NFPA 704

hazard symbol used by emergency personnel to identify the risks posed by hazardous materials


NFPA 704, also known as a Safety Square, is a diamond-shaped sign or picture that tells people about the hazards of a chemical compound.[1] It was designed in 1960 by the National Fire Protection Association, as a way of quickly telling firefighters and other emergency workers what kind of dangers might be nearby.[2]

The sign is made of four smaller diamonds: a red one on top, a yellow one on the right, a white one on the bottom, and a blue one on the left. Numbers or symbols in these boxes tell how dangerous the chemical is.

The red diamond tells how flammable the chemical compound is: how easily it catches fire. The yellow diamond tells about reactivity: how quickly the compound reacts with other materials. (For example, some chemicals, like ammonium nitrate, explode when they touch water; this is an example of reactivity.) The blue diamond tells how dangerous the chemical is to a person's health. Each of these three diamonds - red, yellow, and blue - are given a score between 0 and 4. A score of 0 means there is no danger. A score of 4 means there is the worst possible danger.[3]

The white diamond has codes for "special hazards." For example, if a chemical like ammonium nitrate should not touch water because it will explode, a W with a line through it will be written in the white diamond.[3]

Flammability (red)[1]
0 Will not burn. Examples: carbon tetrachloride, concrete, stone, and sand.
1 Must be heated for a long time before it will burn. Will not catch fire until it is heated to at least 93.3 °C (200 °F). Example: cooking oil.
2 Must be heated to somewhat high temperatures before it can catch fire. Will catch fire at temperatures between 37.8 and 93.3 °C (100 and 200 °F). Example: diesel fuel.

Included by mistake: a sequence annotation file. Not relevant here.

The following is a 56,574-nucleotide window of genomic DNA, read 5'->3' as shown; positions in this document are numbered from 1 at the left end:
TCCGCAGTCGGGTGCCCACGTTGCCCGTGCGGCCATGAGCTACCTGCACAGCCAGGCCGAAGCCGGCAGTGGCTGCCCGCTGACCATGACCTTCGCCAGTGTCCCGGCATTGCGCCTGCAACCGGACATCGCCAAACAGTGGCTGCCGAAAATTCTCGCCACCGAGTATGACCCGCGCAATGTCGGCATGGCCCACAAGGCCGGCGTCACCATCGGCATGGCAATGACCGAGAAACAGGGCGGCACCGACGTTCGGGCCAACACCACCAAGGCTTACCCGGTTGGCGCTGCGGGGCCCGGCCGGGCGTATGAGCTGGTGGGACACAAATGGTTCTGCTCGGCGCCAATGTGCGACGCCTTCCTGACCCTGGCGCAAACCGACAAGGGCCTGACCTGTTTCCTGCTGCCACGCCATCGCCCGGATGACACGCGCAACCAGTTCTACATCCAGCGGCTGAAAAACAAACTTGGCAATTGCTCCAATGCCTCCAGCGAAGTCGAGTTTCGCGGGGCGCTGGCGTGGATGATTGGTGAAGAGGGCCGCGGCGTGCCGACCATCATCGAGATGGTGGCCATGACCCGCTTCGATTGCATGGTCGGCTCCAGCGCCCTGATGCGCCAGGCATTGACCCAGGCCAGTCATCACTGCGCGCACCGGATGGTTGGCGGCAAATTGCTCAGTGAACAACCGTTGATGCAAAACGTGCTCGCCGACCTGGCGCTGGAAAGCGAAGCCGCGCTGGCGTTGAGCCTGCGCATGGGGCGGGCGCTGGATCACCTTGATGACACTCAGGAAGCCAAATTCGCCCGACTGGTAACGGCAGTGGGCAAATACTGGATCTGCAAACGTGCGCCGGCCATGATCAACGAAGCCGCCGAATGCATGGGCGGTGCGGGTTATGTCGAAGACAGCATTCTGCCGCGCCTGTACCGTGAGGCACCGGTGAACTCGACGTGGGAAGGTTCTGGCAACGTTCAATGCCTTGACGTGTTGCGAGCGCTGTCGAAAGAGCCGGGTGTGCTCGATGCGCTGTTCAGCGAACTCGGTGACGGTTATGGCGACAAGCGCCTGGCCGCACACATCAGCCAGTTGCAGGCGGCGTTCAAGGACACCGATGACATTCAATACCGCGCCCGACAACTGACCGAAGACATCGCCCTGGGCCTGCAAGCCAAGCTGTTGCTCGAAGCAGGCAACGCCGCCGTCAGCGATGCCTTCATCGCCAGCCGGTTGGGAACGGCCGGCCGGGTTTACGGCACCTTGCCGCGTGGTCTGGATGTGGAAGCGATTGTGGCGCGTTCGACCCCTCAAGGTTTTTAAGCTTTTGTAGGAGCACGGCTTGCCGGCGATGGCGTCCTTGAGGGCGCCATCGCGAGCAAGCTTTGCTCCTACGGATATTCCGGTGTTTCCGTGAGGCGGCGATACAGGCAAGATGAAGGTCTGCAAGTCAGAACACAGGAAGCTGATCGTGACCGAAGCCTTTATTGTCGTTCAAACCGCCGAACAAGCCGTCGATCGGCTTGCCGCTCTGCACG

3 Can catch on fire in almost all temperatures. Examples: gasoline and acetone.
4 Can catch on fire in the air at regular room temperatures, and burn very easily. These chemicals catch fire at less than 22.8 °C (73 °F). Examples: acetylene, propane, and liquid hydrogen).

Health (blue)[1]
0 No danger to anyone's health. No special protections are needed. Examples: water, wood, and paper.
1 Exposure would cause minor pain or injury. Examples: acetone, sodium chloride (salt).
2 Could injure a person if they were exposed to a lot of this material at once, or a little bit of the material for a long time. Example: hydrogen peroxide.
3 Toxic. Breathing in, touching, or getting this material on the skin could cause very bad injury. Examples: chlorine, liquid hydrogen and carbon monoxide.
4 Very toxic. Getting even a very small exposure to this material could kill a person or hurt them very badly. Examples: cyanide and phosgene.

Instability/reactivity (yellow)[1]
0 Very stable, even during fires. Does not react with water. Example: helium
1 Usually stable, but can become unstable at high temperatures. Example: magnesium.
2 Can react violently with water, or form explosive mixtures with water. Examples: white phosphorus, potassium, and sodium.
3 Can explode if heated or shocked; or explodes when it touches water. Example: ammonium nitrate.
4 Can spontaneously explode at normal temperatures. Example: nitroglycerin.

Special notice (white)
The white "special notice" area can contain several symbols. There are only three official symbols that can go in this section.[3]
OX The material is an oxidizer: it allows chemicals to burn without an air supply. Examples: ammonium nitrate and hydrogen peroxide.
Reacts with water in an unusual or dangerous way; this chemical should not touch water. Examples: sodium and sulfuric acid.
SA The chemical is a simple asphyxiant gas. This means it decreases the amount of oxygen in the air. This symbol is only used when the gas is nitrogen, helium, neon, argon, krypton, or xenon.[3]
Non-standard symbols (white)
Sometimes, other codes are put in the white triangle. These are not official NFPA codes.[3]
COR Corrosive (can burn through things). Example: sulfuric acid, hydrochloric acid.
BIO or   Biological hazard (a living thing, like a virus, that is dangerous). Examples: flu virus and rabies virus.
POI Poisonous. Example: strychnine.
RA, RAD or   Radioactive. Example: plutonium, radium.
CRY or CRYO Cryogenic (these chemicals create very low temperatures that can injure people). Example: liquid nitrogen, liquid oxygen.



  1. 1.0 1.1 1.2 1.3 "NFPA 704: Standard System for the Identification of the Hazards of Materials for Emergency Response". National Fire Protection Association. 2016. {{cite web}}: Missing or empty |url= (help)
  2. "Proposed Amendments on Revisions to the Recommended System for the Identification of The Fire Hazards of Materials / NFPA No. 704M — 1969" (PDF). Archived from the original (PDF) on 2016-03-03. Retrieved 2016-01-29.
  3. 3.0 3.1 3.2 3.3 3.4 "Frequently Asked Questions on NFPA 704" (PDF). National Fire Protection Association. Archived from the original (PDF) on July 16, 2017. Retrieved January 29, 2016.